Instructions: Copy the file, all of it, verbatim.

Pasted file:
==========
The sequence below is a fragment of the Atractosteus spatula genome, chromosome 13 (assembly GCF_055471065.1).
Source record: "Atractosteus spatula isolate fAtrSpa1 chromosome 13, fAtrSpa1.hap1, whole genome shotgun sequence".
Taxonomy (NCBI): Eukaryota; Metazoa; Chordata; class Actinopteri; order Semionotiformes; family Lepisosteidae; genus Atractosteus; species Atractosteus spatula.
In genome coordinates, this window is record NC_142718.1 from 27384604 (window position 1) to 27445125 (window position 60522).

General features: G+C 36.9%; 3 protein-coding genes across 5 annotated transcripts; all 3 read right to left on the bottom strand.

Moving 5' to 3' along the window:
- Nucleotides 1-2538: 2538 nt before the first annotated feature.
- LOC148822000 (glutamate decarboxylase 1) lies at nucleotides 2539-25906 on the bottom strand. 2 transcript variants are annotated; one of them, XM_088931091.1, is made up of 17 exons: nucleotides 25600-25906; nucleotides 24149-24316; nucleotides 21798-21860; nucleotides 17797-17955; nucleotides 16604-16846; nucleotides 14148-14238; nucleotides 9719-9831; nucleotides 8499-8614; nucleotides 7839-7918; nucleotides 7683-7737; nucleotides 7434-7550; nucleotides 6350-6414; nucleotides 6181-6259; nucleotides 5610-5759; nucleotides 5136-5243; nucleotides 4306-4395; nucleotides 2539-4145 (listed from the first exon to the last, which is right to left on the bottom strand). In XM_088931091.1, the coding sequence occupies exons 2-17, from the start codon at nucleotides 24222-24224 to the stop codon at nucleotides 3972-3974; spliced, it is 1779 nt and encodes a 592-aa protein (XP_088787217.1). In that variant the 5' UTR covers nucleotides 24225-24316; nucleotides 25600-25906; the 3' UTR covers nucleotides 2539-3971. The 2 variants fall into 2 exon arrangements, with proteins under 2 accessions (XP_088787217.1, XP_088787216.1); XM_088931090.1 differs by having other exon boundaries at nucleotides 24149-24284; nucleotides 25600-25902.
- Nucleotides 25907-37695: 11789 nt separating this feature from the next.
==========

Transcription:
The sequence below is a fragment of the Atractosteus spatula genome, chromosome 13 (assembly GCF_055471065.1).
Source record: "Atractosteus spatula isolate fAtrSpa1 chromosome 13, fAtrSpa1.hap1, whole genome shotgun sequence".
Taxonomy (NCBI): Eukaryota; Metazoa; Chordata; class Actinopteri; order Semionotiformes; family Lepisosteidae; genus Atractosteus; species Atractosteus spatula.
In genome coordinates, this window is record NC_142718.1 from 27384604 (window position 1) to 27445125 (window position 60522).

General features: G+C 36.9%; 3 protein-coding genes across 5 annotated transcripts; all 3 read right to left on the bottom strand.

Moving 5' to 3' along the window:
- Nucleotides 1-2538: 2538 nt before the first annotated feature.
- LOC148822000 (glutamate decarboxylase 1) lies at nucleotides 2539-25906 on the bottom strand. 2 transcript variants are annotated; one of them, XM_088931091.1, is made up of 17 exons: nucleotides 25600-25906; nucleotides 24149-24316; nucleotides 21798-21860; nucleotides 17797-17955; nucleotides 16604-16846; nucleotides 14148-14238; nucleotides 9719-9831; nucleotides 8499-8614; nucleotides 7839-7918; nucleotides 7683-7737; nucleotides 7434-7550; nucleotides 6350-6414; nucleotides 6181-6259; nucleotides 5610-5759; nucleotides 5136-5243; nucleotides 4306-4395; nucleotides 2539-4145 (listed from the first exon to the last, which is right to left on the bottom strand). In XM_088931091.1, the coding sequence occupies exons 2-17, from the start codon at nucleotides 24222-24224 to the stop codon at nucleotides 3972-3974; spliced, it is 1779 nt and encodes a 592-aa protein (XP_088787217.1). In that variant the 5' UTR covers nucleotides 24225-24316; nucleotides 25600-25906; the 3' UTR covers nucleotides 2539-3971. The 2 variants fall into 2 exon arrangements, with proteins under 2 accessions (XP_088787217.1, XP_088787216.1); XM_088931090.1 differs by having other exon boundaries at nucleotides 24149-24284; nucleotides 25600-25902.
- Nucleotides 25907-37695: 11789 nt separating this feature from the next.